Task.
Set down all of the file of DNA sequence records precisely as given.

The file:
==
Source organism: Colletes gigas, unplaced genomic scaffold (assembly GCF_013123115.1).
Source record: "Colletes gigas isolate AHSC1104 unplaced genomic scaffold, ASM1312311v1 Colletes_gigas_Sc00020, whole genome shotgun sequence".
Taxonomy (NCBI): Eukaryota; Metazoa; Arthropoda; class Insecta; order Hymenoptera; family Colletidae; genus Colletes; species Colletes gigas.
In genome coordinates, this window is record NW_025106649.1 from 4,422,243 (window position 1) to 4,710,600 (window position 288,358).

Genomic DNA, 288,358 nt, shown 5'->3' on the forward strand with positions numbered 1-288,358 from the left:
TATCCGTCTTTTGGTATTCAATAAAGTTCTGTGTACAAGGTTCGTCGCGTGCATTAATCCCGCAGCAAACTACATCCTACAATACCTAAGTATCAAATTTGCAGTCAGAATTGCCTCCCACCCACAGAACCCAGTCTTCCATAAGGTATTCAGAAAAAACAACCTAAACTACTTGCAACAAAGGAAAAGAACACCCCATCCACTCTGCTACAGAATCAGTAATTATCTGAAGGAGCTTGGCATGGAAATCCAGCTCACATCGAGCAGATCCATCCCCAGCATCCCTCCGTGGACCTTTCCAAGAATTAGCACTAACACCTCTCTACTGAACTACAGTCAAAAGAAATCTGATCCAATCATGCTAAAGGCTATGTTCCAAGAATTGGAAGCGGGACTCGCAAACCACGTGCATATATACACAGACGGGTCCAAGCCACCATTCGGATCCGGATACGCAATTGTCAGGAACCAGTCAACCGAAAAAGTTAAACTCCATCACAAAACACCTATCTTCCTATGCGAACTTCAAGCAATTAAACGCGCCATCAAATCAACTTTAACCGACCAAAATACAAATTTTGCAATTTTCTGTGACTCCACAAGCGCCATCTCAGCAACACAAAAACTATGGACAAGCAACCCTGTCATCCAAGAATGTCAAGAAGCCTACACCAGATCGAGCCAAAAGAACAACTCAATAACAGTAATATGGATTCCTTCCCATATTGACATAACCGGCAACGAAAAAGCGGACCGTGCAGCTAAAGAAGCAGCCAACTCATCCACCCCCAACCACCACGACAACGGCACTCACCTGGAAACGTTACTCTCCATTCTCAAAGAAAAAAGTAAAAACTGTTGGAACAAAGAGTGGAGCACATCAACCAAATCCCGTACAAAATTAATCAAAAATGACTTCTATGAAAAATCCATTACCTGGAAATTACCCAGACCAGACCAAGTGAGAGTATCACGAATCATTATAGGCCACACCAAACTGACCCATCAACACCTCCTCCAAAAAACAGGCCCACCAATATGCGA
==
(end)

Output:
Source organism: Colletes gigas, unplaced genomic scaffold (assembly GCF_013123115.1).
Source record: "Colletes gigas isolate AHSC1104 unplaced genomic scaffold, ASM1312311v1 Colletes_gigas_Sc00020, whole genome shotgun sequence".
Taxonomy (NCBI): Eukaryota; Metazoa; Arthropoda; class Insecta; order Hymenoptera; family Colletidae; genus Colletes; species Colletes gigas.
In genome coordinates, this window is record NW_025106649.1 from 4,422,243 (window position 1) to 4,710,600 (window position 288,358).

Genomic DNA, 288,358 nt, shown 5'->3' on the forward strand with positions numbered 1-288,358 from the left:
TATCCGTCTTTTGGTATTCAATAAAGTTCTGTGTACAAGGTTCGTCGCGTGCATTAATCCCGCAGCAAACTACATCCTACAATACCTAAGTATCAAATTTGCAGTCAGAATTGCCTCCCACCCACAGAACCCAGTCTTCCATAAGGTATTCAGAAAAAACAACCTAAACTACTTGCAACAAAGGAAAAGAACACCCCATCCACTCTGCTACAGAATCAGTAATTATCTGAAGGAGCTTGGCATGGAAATCCAGCTCACATCGAGCAGATCCATCCCCAGCATCCCTCCGTGGACCTTTCCAAGAATTAGCACTAACACCTCTCTACTGAACTACAGTCAAAAGAAATCTGATCCAATCATGCTAAAGGCTATGTTCCAAGAATTGGAAGCGGGACTCGCAAACCACGTGCATATATACACAGACGGGTCCAAGCCACCATTCGGATCCGGATACGCAATTGTCAGGAACCAGTCAACCGAAAAAGTTAAACTCCATCACAAAACACCTATCTTCCTATGCGAACTTCAAGCAATTAAACGCGCCATCAAATCAACTTTAACCGACCAAAATACAAATTTTGCAATTTTCTGTGACTCCACAAGCGCCATCTCAGCAACACAAAAACTATGGACAAGCAACCCTGTCATCCAAGAATGTCAAGAAGCCTACACCAGATCGAGCCAAAAGAACAACTCAATAACAGTAATATGGATTCCTTCCCATATTGACATAACCGGCAACGAAAAAGCGGACCGTGCAGCTAAAGAAGCAGCCAACTCATCCACCCCCAACCACCACGACAACGGCACTCACCTGGAAACGTTACTCTCCATTCTCAAAGAAAAAAGTAAAAACTGTTGGAACAAAGAGTGGAGCACATCAACCAAATCCCGTACAAAATTAATCAAAAATGACTTCTATGAAAAATCCATTACCTGGAAATTACCCAGACCAGACCAAGTGAGAGTATCACGAATCATTATAGGCCACACCAAACTGACCCATCAACACCTCCTCCAAAAAACAGGCCCACCAATATGCGA